Before we work on the translation, we must imagine what type of readers will read the translation. Are they laypersons? I mean, is it the first time for them to hear the terms like 'protocol' or 'review' or 'research'?. I suppose not. They should know the meaning of these words. So we don't have to take the trouble to translate these words. We'd better leave them as such. I mean, we change these terms into KATAKANA.
This is particularly true in the next case. Please look at the sample sentences 3.
The sample sentences3
Research is defined by the regulations as 'a systematic investigation, including research development, testing and evaluation, designed to develop or contribute to generalizable knowledge'.
My translation is as follows;
What would happen if we translate ' research' as '研究'?(see Version 2) The book, which contains this sentence, defines 'research' slightly different from '研究', so the readers must throw way their preconceptions for the words. If we choose '研究' as the translation, it will confuse the readers. And by just changing into KATAKANA, we can draw the reader's attention.
Then is it safer to leave every word un-translated by the help of KATAKANA? Of course not. Whether we should translate a word or leave it depends on the context and our abilities, and this is one of the charm of translation..
Thirdly, although it has something to do with the findings
which I wrote above, I found that it is impossible to translate
English passages into Japanese perfectly. There is a difference
between English and Japanese as a language, because languages are
dependent on their cultures.
The title of a 1981 collection of short stories by Raymond Carver is What We Talk About When We Talk About Love. You can look up words like 'love' in the dictionary and it will give you a few definitions, but the only way to really understand these kind of words is by paying close attention to how they are used in context.
This is particularly true in cross-cultural contexts. One Japanese word may be understood to be equivalent of a given English word, but it is rare that two words in different languages have exactly the same meaning or the same associations for the people who use them.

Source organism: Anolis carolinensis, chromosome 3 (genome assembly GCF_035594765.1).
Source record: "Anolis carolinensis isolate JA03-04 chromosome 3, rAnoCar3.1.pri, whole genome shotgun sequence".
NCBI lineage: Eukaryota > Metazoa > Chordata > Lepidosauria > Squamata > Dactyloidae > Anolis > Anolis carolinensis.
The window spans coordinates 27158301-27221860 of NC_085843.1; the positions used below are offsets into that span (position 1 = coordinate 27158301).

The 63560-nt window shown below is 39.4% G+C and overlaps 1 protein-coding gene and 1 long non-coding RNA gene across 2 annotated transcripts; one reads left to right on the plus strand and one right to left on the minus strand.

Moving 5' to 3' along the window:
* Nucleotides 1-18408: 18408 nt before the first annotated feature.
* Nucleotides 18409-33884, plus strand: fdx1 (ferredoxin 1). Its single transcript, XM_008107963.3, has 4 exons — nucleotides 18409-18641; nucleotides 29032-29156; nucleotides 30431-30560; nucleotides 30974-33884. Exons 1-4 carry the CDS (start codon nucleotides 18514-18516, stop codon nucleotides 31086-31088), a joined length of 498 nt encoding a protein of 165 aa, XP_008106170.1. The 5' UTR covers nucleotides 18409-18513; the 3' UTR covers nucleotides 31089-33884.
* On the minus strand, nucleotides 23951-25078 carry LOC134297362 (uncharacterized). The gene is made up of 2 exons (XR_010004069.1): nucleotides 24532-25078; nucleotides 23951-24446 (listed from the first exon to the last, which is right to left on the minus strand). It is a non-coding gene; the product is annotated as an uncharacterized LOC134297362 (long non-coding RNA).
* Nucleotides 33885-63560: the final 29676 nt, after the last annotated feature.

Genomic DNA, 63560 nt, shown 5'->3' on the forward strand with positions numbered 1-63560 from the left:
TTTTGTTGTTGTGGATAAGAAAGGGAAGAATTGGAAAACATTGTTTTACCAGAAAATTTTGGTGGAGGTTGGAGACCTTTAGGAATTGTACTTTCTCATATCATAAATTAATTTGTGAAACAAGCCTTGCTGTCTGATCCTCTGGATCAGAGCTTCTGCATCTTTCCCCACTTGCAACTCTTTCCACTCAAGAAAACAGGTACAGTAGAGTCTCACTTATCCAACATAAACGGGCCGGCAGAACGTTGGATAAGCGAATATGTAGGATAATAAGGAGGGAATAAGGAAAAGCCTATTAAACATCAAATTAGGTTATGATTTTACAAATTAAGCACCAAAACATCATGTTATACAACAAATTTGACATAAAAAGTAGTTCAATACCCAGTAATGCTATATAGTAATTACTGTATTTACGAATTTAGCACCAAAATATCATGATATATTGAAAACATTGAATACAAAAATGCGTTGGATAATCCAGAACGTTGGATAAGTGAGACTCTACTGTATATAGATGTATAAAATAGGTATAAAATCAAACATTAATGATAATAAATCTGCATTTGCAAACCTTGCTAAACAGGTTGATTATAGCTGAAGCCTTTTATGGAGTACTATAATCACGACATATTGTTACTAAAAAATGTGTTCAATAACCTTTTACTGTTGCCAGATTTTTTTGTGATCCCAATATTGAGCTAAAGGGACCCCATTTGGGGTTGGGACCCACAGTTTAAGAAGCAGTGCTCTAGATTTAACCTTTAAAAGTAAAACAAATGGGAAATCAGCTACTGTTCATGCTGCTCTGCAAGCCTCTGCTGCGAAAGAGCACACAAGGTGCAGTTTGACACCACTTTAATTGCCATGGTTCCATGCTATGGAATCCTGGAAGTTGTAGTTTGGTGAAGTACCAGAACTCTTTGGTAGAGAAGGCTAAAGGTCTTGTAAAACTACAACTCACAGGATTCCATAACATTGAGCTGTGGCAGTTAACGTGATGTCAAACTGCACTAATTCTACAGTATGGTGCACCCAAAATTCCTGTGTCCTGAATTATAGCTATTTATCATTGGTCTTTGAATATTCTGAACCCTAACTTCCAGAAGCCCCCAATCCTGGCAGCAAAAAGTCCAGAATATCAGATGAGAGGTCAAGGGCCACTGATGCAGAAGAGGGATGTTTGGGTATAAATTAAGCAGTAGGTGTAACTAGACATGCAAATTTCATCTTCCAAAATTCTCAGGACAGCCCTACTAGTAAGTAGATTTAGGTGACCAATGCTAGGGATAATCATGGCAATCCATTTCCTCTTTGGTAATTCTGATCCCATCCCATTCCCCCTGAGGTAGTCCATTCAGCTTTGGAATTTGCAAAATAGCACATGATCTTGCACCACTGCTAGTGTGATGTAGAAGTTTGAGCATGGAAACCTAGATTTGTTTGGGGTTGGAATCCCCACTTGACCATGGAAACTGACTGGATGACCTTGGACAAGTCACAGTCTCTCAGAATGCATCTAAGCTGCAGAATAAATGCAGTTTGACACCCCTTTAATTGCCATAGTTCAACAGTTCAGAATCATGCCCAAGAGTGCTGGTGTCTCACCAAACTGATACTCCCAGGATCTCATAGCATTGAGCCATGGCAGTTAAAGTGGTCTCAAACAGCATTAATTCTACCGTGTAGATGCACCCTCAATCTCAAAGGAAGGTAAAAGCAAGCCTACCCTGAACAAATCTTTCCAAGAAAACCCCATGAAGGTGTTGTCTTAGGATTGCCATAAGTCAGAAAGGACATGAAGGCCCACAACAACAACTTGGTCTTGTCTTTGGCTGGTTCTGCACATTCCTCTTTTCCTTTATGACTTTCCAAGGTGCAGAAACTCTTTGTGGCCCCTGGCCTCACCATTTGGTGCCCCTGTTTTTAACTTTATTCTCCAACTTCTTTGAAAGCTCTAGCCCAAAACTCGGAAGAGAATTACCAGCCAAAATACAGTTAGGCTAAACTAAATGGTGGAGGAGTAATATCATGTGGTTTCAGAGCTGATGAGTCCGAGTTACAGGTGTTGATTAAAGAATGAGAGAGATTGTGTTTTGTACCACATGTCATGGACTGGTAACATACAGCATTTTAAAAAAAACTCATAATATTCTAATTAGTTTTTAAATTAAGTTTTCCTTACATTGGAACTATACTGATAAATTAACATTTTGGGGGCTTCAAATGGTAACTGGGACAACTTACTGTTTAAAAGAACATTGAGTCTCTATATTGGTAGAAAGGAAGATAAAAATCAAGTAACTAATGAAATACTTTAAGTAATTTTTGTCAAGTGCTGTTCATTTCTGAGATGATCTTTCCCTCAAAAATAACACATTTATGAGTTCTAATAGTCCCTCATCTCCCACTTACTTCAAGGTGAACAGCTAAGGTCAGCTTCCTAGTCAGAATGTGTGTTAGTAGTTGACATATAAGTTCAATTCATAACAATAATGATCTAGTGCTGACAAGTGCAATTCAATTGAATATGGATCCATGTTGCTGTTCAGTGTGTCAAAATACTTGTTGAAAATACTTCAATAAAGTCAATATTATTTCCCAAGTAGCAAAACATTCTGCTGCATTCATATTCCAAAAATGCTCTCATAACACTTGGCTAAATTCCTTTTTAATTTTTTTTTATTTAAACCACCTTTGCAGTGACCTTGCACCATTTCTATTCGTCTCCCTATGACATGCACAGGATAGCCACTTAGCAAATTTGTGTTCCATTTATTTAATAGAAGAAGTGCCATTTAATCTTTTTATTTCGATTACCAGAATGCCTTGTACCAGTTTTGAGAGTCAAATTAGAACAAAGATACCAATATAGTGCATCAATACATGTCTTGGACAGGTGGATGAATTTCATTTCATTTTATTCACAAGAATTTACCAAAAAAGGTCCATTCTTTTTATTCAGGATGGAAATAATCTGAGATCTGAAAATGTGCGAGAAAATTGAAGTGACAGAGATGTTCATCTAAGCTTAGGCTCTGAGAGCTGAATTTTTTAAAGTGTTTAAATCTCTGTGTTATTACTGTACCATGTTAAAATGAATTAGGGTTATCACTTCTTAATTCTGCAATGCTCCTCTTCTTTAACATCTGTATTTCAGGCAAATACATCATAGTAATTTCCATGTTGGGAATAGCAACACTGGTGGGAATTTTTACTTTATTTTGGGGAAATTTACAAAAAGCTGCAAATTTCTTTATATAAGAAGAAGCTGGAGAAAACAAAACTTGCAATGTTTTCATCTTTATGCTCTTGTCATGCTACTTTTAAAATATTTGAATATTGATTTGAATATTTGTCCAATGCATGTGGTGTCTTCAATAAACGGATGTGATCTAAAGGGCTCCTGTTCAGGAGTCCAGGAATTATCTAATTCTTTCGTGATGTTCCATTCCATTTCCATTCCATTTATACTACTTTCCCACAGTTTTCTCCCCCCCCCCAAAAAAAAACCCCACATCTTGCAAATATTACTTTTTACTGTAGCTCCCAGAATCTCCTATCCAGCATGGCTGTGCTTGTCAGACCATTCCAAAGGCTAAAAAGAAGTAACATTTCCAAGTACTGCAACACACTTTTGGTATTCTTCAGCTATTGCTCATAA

Then how can I do the translation? Is it better to leave the
work to translating machines? Speaking of translating machines,
I've read some interesting story. （please look at the
illustration 1 in the resume）.Someone invented an
English-Japanese translating machine and he tested the machine by
getting it to translate the sentence;"私は意気消沈している。"
into English. The machine offered the sentence "I am out of
spirits." as an answer without difficulties. Then he had the
machine to translate this sentence back to Japanese. The machine
made a strange sound and gave out the sentence "私はお酒が足りない。"
Isn't it funny? In the near future, there will be machines of
better performance, but in my opinion, translation should be left
for human beings. I'd prefer the translation by human beings
because I can feel some warmness in the work.
I believe that translation starts when we admit there is no perfect equivalents, no perfect translation, and in the next phase, it is best to understand the difference between English and Japanese. I'm also sure that taking the time to consider the difficulties will give me some interesting glimpse into the culture behind the words.
In order to do this, we have to learn about both cultures. That's the reason why I think translation is the work of depth and we must not be afraid of failure in order to learn the art of doing a good translation.
I'll conclude this presentation with my favorite quote.
Comedian Jack Lemmon once said: 'Failure never hurt anybody. It's the fear of failure that kills you.'
Keep making mistakes, because that means you're doing something.
And failure is never fatal.